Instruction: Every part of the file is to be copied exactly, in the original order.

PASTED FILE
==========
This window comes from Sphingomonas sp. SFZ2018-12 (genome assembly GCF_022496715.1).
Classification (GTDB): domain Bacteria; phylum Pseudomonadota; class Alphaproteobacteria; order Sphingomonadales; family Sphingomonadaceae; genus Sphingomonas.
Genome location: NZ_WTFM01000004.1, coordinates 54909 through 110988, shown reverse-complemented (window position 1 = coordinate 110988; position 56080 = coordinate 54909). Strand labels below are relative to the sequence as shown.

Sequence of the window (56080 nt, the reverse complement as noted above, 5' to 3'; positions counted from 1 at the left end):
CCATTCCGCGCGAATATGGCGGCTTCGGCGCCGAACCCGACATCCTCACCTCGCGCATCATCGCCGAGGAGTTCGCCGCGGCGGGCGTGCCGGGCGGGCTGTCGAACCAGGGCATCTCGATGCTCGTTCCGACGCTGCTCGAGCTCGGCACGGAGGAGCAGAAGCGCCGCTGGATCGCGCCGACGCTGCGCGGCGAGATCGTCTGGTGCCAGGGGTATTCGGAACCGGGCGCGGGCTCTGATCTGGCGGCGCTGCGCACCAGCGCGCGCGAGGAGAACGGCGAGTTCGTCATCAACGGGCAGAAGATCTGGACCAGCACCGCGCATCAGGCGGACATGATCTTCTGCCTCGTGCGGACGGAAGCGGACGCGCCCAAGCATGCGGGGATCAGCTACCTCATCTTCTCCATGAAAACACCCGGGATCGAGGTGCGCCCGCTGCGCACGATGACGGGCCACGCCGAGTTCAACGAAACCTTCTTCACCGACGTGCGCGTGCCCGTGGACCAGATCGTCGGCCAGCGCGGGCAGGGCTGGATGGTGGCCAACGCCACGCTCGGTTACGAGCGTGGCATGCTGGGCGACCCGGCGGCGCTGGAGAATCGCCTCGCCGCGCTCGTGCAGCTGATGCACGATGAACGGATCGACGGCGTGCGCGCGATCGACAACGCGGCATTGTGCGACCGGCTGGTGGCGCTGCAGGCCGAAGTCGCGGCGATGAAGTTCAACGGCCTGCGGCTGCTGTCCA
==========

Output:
This window comes from Sphingomonas sp. SFZ2018-12 (genome assembly GCF_022496715.1).
Classification (GTDB): domain Bacteria; phylum Pseudomonadota; class Alphaproteobacteria; order Sphingomonadales; family Sphingomonadaceae; genus Sphingomonas.
Genome location: NZ_WTFM01000004.1, coordinates 54909 through 110988, shown reverse-complemented (window position 1 = coordinate 110988; position 56080 = coordinate 54909). Strand labels below are relative to the sequence as shown.

Sequence of the window (56080 nt, the reverse complement as noted above, 5' to 3'; positions counted from 1 at the left end):
CCATTCCGCGCGAATATGGCGGCTTCGGCGCCGAACCCGACATCCTCACCTCGCGCATCATCGCCGAGGAGTTCGCCGCGGCGGGCGTGCCGGGCGGGCTGTCGAACCAGGGCATCTCGATGCTCGTTCCGACGCTGCTCGAGCTCGGCACGGAGGAGCAGAAGCGCCGCTGGATCGCGCCGACGCTGCGCGGCGAGATCGTCTGGTGCCAGGGGTATTCGGAACCGGGCGCGGGCTCTGATCTGGCGGCGCTGCGCACCAGCGCGCGCGAGGAGAACGGCGAGTTCGTCATCAACGGGCAGAAGATCTGGACCAGCACCGCGCATCAGGCGGACATGATCTTCTGCCTCGTGCGGACGGAAGCGGACGCGCCCAAGCATGCGGGGATCAGCTACCTCATCTTCTCCATGAAAACACCCGGGATCGAGGTGCGCCCGCTGCGCACGATGACGGGCCACGCCGAGTTCAACGAAACCTTCTTCACCGACGTGCGCGTGCCCGTGGACCAGATCGTCGGCCAGCGCGGGCAGGGCTGGATGGTGGCCAACGCCACGCTCGGTTACGAGCGTGGCATGCTGGGCGACCCGGCGGCGCTGGAGAATCGCCTCGCCGCGCTCGTGCAGCTGATGCACGATGAACGGATCGACGGCGTGCGCGCGATCGACAACGCGGCATTGTGCGACCGGCTGGTGGCGCTGCAGGCCGAAGTCGCGGCGATGAAGTTCAACGGCCTGCGGCTGCTGTCCA